Ewan Saunders, Socialist Alliance candidate for Brisbane, recently returned from the Justice Ride to Alice Springs.
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On July 14, after almost 50 hours spent on the road over four days, I, along with about 20 others, rolled back into Brisbane at 11.30pm.
The trip back from Alice Springs was the last leg of a two-week Justice Ride that changed the lives of a busload of people, many of whom hadn’t considered themselves “activists” before the bus left on July 1.
In January this year, over a beer with Alyawarr spokesperson Richard Downs and others attending the Socialist Alliance national conference, the idea emerged of a bus trip to the Northern Territory to witness the NT intervention first-hand.
We talked about the Freedom Ride of 1965, about how some of the same injustices faced by Aboriginal people and fought against in the ’60s were still around.
Five months later, the 2010 Justice Rides were a reality.
In Brisbane, Socialist Alliance and Resistance members active in the Aboriginal Rights Coalition worked hard with others to raise funds and plan the logistics.
Our comrades in New South Wales were also busy planning the Indigenous Solidarity Ride, with which we met up at the Defending Indigenous Rights convergence in Alice Springs.
All the hard work paid off.
For me and other Socialist Alliance candidates running in the federal election, it took us away from campaigning in our electorates, in the middle of the election campaign.
But we wouldn’t have had it any other way. For the big parties, the eyes were firmly on the prize — electoral victory. The Socialist Alliance followed the fight to the doorstep of racism in Australia: the shame that is the NT intervention.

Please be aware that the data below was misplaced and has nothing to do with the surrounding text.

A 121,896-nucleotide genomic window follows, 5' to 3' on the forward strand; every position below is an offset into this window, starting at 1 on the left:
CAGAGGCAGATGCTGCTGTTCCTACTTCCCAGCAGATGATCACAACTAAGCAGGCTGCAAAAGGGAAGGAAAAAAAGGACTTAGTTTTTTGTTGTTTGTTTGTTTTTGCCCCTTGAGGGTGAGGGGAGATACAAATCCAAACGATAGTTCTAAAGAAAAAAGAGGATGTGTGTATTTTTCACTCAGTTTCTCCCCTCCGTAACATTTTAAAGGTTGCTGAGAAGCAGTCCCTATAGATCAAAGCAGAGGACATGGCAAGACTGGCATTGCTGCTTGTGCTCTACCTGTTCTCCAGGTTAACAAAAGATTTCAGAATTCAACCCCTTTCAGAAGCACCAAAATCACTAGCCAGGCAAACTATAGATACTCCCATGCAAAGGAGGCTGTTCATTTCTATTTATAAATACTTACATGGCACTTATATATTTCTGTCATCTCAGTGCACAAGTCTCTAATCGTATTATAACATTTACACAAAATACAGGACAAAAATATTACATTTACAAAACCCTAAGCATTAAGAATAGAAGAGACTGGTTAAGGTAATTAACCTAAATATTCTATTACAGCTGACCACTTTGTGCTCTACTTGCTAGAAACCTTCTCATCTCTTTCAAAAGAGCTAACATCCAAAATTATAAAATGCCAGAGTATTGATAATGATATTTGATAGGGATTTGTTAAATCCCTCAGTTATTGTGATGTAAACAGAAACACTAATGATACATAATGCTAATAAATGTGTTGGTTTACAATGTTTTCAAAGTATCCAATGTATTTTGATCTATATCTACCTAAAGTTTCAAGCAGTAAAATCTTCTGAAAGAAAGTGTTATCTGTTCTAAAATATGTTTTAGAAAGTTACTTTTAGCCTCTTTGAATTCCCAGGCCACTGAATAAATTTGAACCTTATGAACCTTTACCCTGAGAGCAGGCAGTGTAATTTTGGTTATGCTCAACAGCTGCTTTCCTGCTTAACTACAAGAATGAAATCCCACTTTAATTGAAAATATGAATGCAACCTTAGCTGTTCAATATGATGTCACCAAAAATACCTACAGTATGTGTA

The Socialist Alliance has condemned the NT intervention as racist and paternalistic from the start.
From day one we have highlighted the real motives behind the policies: weakening land rights and assimilating Aboriginal people.
These two aspects are inseparable. Policies of assimilation are just the more “civilised” alternative to the outright massacres that defined the first century of British colonialism in Australia.
The end result is the same — the extinguishing of Aboriginal land rights, culture, language, and, in the end, Aboriginal people.
The Socialist Alliance Charter on Aboriginal and Torres Strait Islander Rights is an excellent document, which takes up some of the key aspects of this struggle:
* reconciliation and compensation;
* recognition of rights and the building of awareness;
* full economic and social equality;
* a treaty and real land rights; and
* Aboriginal control of Aboriginal affairs.
At the core of the Aboriginal struggle has always been the call for self-determination, for liberation from the yoke and the gun of colonial oppression, and for Aboriginal people to determine their conditions for themselves.
White government control over the lives of Aboriginal people, denial of the right to determine the way forward, and active continuing dispossession … these are the hallmarks of Indigenous policy in this country.
The pro-intervention agenda of the mainstream media means we don’t hear about the rising incarceration, mental illness and suicide rates since the policy was introduced.
I’ve campaigned against the intervention since then-Coalition PM John Howard rolled it out as his last-ditch power grab in 2007. But listening to the uncles, aunties and other Aboriginal community leaders from across the NT was something new.
The Defending Indigenous Rights convergence brought together the stories and the heartbreak of this latest offensive against the first nations of this country, a land never ceded to the colonial forces.
It is now clearer to me that the intervention is the modern incarnation of the colonial project, a project with genocide at its core.
Under the intervention, Aboriginal lands are being coerced out of Aboriginal hands.
Under the intervention, people on their homelands are being actively starved out, coercing peoples off their ancestral lands into “hub towns” — the missions of the 21st century.
The Socialist Alliance will never stop fighting alongside our Aboriginal brothers and sisters. We will do all we can to help this struggle along to victory, when the injustices of the past and present are recognised and addressed.
The fight is a big one, but it starts with all of us.